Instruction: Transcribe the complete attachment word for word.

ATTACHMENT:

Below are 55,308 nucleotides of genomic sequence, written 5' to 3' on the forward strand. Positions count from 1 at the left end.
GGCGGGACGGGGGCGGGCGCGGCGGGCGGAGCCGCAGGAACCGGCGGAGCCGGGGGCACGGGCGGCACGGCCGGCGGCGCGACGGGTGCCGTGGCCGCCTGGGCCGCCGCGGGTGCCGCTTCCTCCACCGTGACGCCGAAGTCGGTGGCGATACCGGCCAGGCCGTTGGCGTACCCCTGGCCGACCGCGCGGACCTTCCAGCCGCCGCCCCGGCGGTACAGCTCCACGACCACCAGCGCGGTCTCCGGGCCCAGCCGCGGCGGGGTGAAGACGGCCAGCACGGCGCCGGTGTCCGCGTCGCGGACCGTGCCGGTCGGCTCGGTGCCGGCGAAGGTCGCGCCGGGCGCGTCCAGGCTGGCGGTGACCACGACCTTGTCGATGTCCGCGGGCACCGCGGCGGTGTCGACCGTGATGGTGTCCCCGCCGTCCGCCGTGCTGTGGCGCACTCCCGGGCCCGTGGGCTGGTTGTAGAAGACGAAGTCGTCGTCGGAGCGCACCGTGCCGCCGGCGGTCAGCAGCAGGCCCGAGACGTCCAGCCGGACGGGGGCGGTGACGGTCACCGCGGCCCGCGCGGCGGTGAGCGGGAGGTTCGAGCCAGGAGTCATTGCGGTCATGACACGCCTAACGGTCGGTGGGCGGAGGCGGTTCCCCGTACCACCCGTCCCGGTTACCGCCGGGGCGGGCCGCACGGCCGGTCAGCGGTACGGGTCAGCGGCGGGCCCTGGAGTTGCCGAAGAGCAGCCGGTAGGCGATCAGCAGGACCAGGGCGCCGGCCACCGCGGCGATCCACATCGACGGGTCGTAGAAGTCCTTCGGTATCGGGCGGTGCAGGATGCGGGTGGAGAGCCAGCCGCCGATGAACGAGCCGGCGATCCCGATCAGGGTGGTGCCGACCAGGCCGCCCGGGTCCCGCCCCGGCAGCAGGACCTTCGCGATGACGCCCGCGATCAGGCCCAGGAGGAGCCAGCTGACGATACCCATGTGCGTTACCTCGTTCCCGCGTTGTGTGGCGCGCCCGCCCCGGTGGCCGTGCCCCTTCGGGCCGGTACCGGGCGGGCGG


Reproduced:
Below are 55,308 nucleotides of genomic sequence, written 5' to 3' on the forward strand. Positions count from 1 at the left end.
GGCGGGACGGGGGCGGGCGCGGCGGGCGGAGCCGCAGGAACCGGCGGAGCCGGGGGCACGGGCGGCACGGCCGGCGGCGCGACGGGTGCCGTGGCCGCCTGGGCCGCCGCGGGTGCCGCTTCCTCCACCGTGACGCCGAAGTCGGTGGCGATACCGGCCAGGCCGTTGGCGTACCCCTGGCCGACCGCGCGGACCTTCCAGCCGCCGCCCCGGCGGTACAGCTCCACGACCACCAGCGCGGTCTCCGGGCCCAGCCGCGGCGGGGTGAAGACGGCCAGCACGGCGCCGGTGTCCGCGTCGCGGACCGTGCCGGTCGGCTCGGTGCCGGCGAAGGTCGCGCCGGGCGCGTCCAGGCTGGCGGTGACCACGACCTTGTCGATGTCCGCGGGCACCGCGGCGGTGTCGACCGTGATGGTGTCCCCGCCGTCCGCCGTGCTGTGGCGCACTCCCGGGCCCGTGGGCTGGTTGTAGAAGACGAAGTCGTCGTCGGAGCGCACCGTGCCGCCGGCGGTCAGCAGCAGGCCCGAGACGTCCAGCCGGACGGGGGCGGTGACGGTCACCGCGGCCCGCGCGGCGGTGAGCGGGAGGTTCGAGCCAGGAGTCATTGCGGTCATGACACGCCTAACGGTCGGTGGGCGGAGGCGGTTCCCCGTACCACCCGTCCCGGTTACCGCCGGGGCGGGCCGCACGGCCGGTCAGCGGTACGGGTCAGCGGCGGGCCCTGGAGTTGCCGAAGAGCAGCCGGTAGGCGATCAGCAGGACCAGGGCGCCGGCCACCGCGGCGATCCACATCGACGGGTCGTAGAAGTCCTTCGGTATCGGGCGGTGCAGGATGCGGGTGGAGAGCCAGCCGCCGATGAACGAGCCGGCGATCCCGATCAGGGTGGTGCCGACCAGGCCGCCCGGGTCCCGCCCCGGCAGCAGGACCTTCGCGATGACGCCCGCGATCAGGCCCAGGAGGAGCCAGCTGACGATACCCATGTGCGTTACCTCGTTCCCGCGTTGTGTGGCGCGCCCGCCCCGGTGGCCGTGCCCCTTCGGGCCGGTACCGGGCGGGCGG